Morse-code trainer and qso generator for aspiring radio hams
morse [-i] [-I] [-r] [-n num] [-R num] [-N num] [-C charset] [-w num] [-f num] [-v num] [-g num] [-f num] [-e] [-c] [-b] [-a] [-l] [-m] [-t] [-T] [-s] [-q] [-p num] [-E num] [-M num] [-d] [-A] [-B] [-S] [-x num] [-X num] [word...]
The morse program is a Morse-code trainer intended to help aspiring radio hams pass the 5-word-per-minute Element 1 test. It can take test text from a text file on standard input, or test words from its command-line arguments, or generate random text (-r) or play back what you type (-i).
A helper program, QSO, generates plausible QSOs that can be fed to the standard input of morse.
The following options control the behavior of morse:
Play what you type.
Like -i but don't turn off keyboard echoing.
Generate random text. Starts out slanted towards easy letters, then slants towards ones you get wrong.
Make words (groups) NUM characters long. Valid values are between 1 and 20.
Set the total time (in minutes) to generate text.
-N NUM (default 0 means unlimited)
Set the total number of words (groups) to generate.
-C 'STRING' (default all available characters)
Select characters to send from this STRING only.
volume (zero to one, rather nonlinear)
alternate_frequency (toggles via control-G in input FILE at a word break)
leave off the <SK> sound at the end
complain about illegal characters instead of just ignoring them
print each word before doing it
print each word after doing it
print each letter just before doing it
print morse dots and dashes as they sound (this printing-intensive option slows the wpm down!)
Type along with the morse, but don't see what you're typing (unless you make a mistake). You are allowed to get ahead as much as you want. If you get too far behind it will stop and resync with you. You can force it to resync at the next word end by hitting control-H. Hit ESC to see how you are doing, control-D to end. (The rightmost space in the printout marks where the average is. Farther left spaces separate off blocks of letters that are about twice as probable as the average to occur, three times, etc.)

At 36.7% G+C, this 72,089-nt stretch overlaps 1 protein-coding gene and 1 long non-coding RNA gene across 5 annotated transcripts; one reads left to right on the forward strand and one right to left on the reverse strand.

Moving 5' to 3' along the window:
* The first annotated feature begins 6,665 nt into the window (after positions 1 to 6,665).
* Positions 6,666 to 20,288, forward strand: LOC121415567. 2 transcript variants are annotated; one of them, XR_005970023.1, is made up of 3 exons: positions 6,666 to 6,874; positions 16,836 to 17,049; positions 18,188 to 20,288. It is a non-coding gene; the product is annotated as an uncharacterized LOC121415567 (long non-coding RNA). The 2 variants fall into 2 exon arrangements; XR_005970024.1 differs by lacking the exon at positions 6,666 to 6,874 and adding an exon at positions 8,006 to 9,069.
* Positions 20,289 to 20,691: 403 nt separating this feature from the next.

Like -t but see your characters (after they are played).
Stop after each character and make sure you get it right. (implies -t)
Quietly resyncs with your input (after you make a mistake).
Make you get it right NUM times, for penance. (implies -s).
If your count of wrong answers minus right answers for a given character exceeds this, the program will start prompting you. If above the maximum error prompt it will never prompt (implies -t).
If you get more than this number of characters behind, pause until you do your next letter. 1 behind is normal, 0 behind means never pause. This option mplies -t.
Dynamically speed up or slow down depending on how you are doing. (if also-s, then -d only speeds up!)
Add ISO 8859-1 (Latin-1) signs to test set.
Add uncommon punctuation to test set.
Add uncommon prosigns to test set.
Set error volume. Error volume 0 means use console speaker.
Set frequency of error tone.
Here is the basic International Morse codest that the program will train you in:
A .- N -. 1 .---- . .-.-.- B -... O --- 2 ..--- , --..-- C -.-. P .--. 3 ...-- ? ..--.. D -.. Q --.- 4 ....- ( -.--. E . R .-. 5 ..... - -....- F ..-. S ... 6 -.... G --. T - 7 --... H .... U ..- 8 ---.. I .. V ...- 9 ----. J .--- W .-- 0 ----- K -.- X -..- / -..-. L .-.. Y -.-- + .-.-. M -- Z --.. = -...-
The following characters are included if one uses the -B option:
) -.--.- " .-..-. _ ..--.- ' .----. : ---... ; -.-.-. $ ...-..- ! -.-.-- @ .--.-.
The following procedural signals (prosigns) are also included if one uses -B:
<AR> "+" over, end of message <AS> "*" please stand by (<AS> 5 Wait 5 Minutes) (".-...") <BT> "=" (double dash) pause, break for text CL going off the air (clear) CQ calling any station K go, invite any station to transmit <KN> "(" go only, invite a specific station to transmit R all received OK <SK> "%" end of contact (sent before call) ("...-.-", known also as <VA>)
The following less-used prosigns are included if one uses the -S option:
<AA> "^" new line (".-.-", the same as :a, ae) <BK> "#" invite receiving station to transmit ("-...-.-") <KA> "&" attention ("-.-.-") <SN> "~" understood ("...-.")
The following characters are included if one uses the -A option:
:a .-.- (also for ae, the same as <AA>) `a .--.- (also oa, danish a with ring over it) ch ---- (bar-ch ?, bar-h ?, ISO 8859-1 code 199 and 231 ?) -d ..--. (eth, overstrike d with -, ISO 8859-1 code 208 and 240) `e ..-.. ~n --.-- :o ---. (also for oe) :u ..-- (also for ue) ]p .--.. (thorn, overstrike ] with p, ISO 8859-1 code 222 and 254) paragraph .-.-.. (ISO 8859-1 code 167 ?)
For the raw beginner trying to learn morse code, we recommend the following sequence:
Start learning the alphabet:
morse -r -s -T -d -w 5 -F 15 -p 5 -E -10
Then drill drill drill:
morse -r -s -T -d -w 5 -F 15 -p 5 -E 0
Real-time drill, with hints if you really need it:
morse -r -T -d -w 5 -F 15 -M 2 -E 4
QSO | morse -e -T -d -w 5 -F 15
The dreaded random-letter test:
morse -r -T -d -w 5 -F 15
Finally try for greater and greater speed:
morse -r -T -d -w 13 -F 24
Joe Dellinger [email protected].
Updated 2005 by Eric S. Raymond [email protected].
Updated 2010 by Thomas Horsten [email protected].
Other contributions by Jacek M. Holeczek and Marc Unangst.